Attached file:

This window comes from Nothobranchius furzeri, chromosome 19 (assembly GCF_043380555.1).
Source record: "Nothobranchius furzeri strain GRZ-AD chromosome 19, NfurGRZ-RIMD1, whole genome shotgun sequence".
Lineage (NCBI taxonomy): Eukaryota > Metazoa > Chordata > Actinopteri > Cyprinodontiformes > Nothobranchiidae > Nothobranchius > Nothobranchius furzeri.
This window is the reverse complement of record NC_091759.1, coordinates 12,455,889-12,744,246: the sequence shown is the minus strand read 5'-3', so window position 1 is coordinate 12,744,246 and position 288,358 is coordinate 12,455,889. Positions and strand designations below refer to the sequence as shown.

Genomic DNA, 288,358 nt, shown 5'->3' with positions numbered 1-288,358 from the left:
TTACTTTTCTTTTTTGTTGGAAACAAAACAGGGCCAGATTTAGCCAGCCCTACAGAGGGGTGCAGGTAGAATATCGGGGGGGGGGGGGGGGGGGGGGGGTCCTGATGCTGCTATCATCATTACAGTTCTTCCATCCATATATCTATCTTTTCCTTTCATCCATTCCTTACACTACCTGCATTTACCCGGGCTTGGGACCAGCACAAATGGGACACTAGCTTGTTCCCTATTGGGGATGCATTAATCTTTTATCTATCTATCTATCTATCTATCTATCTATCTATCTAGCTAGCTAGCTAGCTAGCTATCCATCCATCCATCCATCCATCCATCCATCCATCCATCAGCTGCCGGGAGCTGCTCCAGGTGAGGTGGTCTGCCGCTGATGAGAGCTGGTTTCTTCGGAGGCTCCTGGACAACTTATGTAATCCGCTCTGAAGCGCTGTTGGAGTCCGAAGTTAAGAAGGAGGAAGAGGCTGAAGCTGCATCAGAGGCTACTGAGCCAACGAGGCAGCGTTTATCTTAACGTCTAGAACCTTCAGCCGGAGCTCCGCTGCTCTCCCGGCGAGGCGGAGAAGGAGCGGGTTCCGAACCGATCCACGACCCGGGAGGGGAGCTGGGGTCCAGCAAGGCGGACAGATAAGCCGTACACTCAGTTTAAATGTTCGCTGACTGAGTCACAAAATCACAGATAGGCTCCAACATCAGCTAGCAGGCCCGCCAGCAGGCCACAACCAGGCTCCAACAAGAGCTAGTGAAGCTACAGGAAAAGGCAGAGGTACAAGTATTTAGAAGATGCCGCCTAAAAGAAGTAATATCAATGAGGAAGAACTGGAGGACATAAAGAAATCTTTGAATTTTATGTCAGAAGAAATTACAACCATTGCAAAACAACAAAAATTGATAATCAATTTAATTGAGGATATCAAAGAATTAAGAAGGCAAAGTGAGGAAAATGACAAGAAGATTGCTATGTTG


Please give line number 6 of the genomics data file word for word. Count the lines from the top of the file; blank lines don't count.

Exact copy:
TTACTTTTCTTTTTTGTTGGAAACAAAACAGGGCCAGATTTAGCCAGCCCTACAGAGGGGTGCAGGTAGAATATCGGGGGGGGGGGGGGGGGGGGGGGGTCCTGATGCTGCTATCATCATTACAGTTCTTCCATCCATATATCTATCTTTTCCTTTCATCCATTCCTTACACTACCTGCATTTACCCGGGCTTGGGACCAGCACAAATGGGACACTAGCTTGTTCCCTATTGGGGATGCATTAATCTTTTATCTATCTATCTATCTATCTATCTATCTATCTATCTAGCTAGCTAGCTAGCTAGCTATCCATCCATCCATCCATCCATCCATCCATCCATCCATCAGCTGCCGGGAGCTGCTCCAGGTGAGGTGGTCTGCCGCTGATGAGAGCTGGTTTCTTCGGAGGCTCCTGGACAACTTATGTAATCCGCTCTGAAGCGCTGTTGGAGTCCGAAGTTAAGAAGGAGGAAGAGGCTGAAGCTGCATCAGAGGCTACTGAGCCAACGAGGCAGCGTTTATCTTAACGTCTAGAACCTTCAGCCGGAGCTCCGCTGCTCTCCCGGCGAGGCGGAGAAGGAGCGGGTTCCGAACCGATCCACGACCCGGGAGGGGAGCTGGGGTCCAGCAAGGCGGACAGATAAGCCGTACACTCAGTTTAAATGTTCGCTGACTGAGTCACAAAATCACAGATAGGCTCCAACATCAGCTAGCAGGCCCGCCAGCAGGCCACAACCAGGCTCCAACAAGAGCTAGTGAAGCTACAGGAAAAGGCAGAGGTACAAGTATTTAGAAGATGCCGCCTAAAAGAAGTAATATCAATGAGGAAGAACTGGAGGACATAAAGAAATCTTTGAATTTTATGTCAGAAGAAATTACAACCATTGCAAAACAACAAAAATTGATAATCAATTTAATTGAGGATATCAAAGAATTAAGAAGGCAAAGTGAGGAAAATGACAAGAAGATTGCTATGTTG